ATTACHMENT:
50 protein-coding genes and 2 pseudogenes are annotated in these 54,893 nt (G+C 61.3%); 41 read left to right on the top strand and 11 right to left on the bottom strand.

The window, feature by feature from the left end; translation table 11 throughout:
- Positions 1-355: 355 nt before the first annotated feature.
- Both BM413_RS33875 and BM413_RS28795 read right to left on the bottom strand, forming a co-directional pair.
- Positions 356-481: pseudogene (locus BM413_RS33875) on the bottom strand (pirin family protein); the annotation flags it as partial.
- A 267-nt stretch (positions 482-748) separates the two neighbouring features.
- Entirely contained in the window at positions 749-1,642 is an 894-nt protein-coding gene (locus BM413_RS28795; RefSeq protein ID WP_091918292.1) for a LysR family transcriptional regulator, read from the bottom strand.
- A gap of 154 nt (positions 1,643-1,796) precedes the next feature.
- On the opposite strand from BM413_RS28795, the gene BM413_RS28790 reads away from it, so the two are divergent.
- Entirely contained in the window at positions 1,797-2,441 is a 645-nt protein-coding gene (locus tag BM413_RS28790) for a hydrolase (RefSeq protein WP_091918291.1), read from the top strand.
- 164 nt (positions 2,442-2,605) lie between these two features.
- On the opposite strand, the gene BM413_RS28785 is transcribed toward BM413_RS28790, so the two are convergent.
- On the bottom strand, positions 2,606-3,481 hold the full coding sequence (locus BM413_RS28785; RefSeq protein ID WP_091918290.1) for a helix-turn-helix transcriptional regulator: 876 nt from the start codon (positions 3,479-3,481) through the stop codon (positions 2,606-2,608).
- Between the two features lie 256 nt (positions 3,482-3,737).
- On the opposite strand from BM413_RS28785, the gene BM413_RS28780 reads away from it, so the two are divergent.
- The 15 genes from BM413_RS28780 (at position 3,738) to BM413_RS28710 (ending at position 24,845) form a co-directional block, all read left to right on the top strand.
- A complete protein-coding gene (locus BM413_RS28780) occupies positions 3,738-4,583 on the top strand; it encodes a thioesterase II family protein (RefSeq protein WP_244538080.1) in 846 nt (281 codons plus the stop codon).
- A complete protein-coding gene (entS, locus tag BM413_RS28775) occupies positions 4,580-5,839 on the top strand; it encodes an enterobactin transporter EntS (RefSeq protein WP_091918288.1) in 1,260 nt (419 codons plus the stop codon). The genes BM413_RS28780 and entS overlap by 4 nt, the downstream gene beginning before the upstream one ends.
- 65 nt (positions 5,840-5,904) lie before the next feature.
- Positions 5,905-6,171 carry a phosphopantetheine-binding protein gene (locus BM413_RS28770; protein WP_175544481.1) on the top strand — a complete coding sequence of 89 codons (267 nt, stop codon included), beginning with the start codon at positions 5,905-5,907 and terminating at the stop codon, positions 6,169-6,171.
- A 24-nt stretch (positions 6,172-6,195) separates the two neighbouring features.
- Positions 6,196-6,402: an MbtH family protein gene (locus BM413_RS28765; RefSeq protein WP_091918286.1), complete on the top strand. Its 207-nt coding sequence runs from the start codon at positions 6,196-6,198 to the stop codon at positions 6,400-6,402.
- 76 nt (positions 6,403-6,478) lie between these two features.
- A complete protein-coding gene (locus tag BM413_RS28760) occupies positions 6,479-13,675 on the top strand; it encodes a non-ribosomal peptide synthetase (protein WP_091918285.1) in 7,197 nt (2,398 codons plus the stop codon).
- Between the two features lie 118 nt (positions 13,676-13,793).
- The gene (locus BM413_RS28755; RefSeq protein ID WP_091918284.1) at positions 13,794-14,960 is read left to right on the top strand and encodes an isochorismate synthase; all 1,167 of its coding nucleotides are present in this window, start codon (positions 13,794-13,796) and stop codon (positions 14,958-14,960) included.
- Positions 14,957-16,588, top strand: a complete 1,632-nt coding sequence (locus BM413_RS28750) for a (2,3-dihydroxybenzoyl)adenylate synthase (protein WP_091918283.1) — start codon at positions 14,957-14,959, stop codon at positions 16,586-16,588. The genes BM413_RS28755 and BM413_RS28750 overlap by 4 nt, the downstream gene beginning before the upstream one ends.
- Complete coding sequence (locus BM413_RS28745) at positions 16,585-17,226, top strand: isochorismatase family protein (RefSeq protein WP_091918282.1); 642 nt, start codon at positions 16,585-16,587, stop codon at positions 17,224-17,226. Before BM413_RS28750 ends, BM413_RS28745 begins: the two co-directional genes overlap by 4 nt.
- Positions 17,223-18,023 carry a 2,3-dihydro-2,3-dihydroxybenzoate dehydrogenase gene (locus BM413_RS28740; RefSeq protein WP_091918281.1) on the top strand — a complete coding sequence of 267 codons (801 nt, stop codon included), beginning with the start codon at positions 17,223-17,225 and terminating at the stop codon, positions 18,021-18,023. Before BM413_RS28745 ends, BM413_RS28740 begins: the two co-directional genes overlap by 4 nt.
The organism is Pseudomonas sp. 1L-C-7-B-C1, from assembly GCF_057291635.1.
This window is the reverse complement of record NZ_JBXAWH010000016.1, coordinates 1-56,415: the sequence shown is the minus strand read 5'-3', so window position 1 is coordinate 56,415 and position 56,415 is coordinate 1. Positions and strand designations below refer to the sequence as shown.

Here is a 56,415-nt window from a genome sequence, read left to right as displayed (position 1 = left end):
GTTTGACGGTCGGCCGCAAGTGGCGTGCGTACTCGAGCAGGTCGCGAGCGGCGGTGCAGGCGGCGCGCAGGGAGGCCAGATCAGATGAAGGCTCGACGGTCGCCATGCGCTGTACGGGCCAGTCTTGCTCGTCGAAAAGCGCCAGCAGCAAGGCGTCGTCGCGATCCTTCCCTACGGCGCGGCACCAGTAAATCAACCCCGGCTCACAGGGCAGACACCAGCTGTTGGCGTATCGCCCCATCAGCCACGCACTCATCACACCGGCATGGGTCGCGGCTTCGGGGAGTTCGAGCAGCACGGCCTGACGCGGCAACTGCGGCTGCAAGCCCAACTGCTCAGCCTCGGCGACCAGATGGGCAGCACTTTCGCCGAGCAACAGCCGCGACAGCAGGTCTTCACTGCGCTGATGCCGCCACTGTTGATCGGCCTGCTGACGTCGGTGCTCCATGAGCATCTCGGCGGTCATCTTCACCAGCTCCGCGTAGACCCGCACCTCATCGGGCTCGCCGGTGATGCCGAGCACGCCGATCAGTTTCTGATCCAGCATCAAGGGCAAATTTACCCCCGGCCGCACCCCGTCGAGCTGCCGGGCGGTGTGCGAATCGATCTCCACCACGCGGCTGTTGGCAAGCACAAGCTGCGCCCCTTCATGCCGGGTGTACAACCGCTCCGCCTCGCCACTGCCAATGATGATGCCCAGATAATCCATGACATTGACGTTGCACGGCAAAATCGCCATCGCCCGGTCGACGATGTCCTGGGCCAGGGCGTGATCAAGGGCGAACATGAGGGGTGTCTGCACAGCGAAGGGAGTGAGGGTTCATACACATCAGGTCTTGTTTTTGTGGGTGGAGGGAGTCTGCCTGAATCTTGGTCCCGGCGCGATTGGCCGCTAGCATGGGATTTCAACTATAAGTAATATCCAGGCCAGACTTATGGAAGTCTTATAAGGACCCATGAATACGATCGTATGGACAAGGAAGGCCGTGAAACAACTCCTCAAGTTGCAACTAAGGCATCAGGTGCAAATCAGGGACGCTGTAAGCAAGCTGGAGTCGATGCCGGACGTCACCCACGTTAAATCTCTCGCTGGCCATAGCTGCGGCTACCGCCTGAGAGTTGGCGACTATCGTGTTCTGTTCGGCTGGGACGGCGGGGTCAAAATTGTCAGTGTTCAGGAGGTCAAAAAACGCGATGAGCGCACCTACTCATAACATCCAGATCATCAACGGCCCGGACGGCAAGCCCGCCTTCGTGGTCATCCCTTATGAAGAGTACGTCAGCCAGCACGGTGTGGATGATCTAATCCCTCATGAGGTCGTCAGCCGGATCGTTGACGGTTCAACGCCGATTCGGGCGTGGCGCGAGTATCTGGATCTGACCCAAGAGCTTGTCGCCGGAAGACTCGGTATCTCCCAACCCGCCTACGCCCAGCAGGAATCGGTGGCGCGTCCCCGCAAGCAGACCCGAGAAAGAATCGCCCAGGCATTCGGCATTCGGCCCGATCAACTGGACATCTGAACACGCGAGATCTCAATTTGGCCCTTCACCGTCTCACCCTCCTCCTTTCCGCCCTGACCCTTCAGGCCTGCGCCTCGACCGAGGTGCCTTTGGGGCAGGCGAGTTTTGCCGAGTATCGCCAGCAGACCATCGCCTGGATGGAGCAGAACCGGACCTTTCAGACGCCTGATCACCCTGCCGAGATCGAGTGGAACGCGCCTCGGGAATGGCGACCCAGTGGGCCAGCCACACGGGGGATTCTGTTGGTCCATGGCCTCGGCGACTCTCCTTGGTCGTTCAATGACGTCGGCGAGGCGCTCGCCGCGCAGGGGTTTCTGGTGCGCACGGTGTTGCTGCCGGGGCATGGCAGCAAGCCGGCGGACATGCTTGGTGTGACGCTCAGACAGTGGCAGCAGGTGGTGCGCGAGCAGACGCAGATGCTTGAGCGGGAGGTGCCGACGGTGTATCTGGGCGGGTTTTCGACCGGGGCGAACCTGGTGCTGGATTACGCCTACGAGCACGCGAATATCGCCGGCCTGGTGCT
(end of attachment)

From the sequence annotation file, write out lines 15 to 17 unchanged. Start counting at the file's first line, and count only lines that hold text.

- On the opposite strand from BM413_RS28785, the gene BM413_RS28780 reads away from it, so the two are divergent.
- The 15 genes from BM413_RS28780 (at position 3,738) to BM413_RS28710 (ending at position 24,845) form a co-directional block, all read left to right on the top strand.
- A complete protein-coding gene (locus BM413_RS28780) occupies positions 3,738-4,583 on the top strand; it encodes a thioesterase II family protein (RefSeq protein WP_244538080.1) in 846 nt (281 codons plus the stop codon).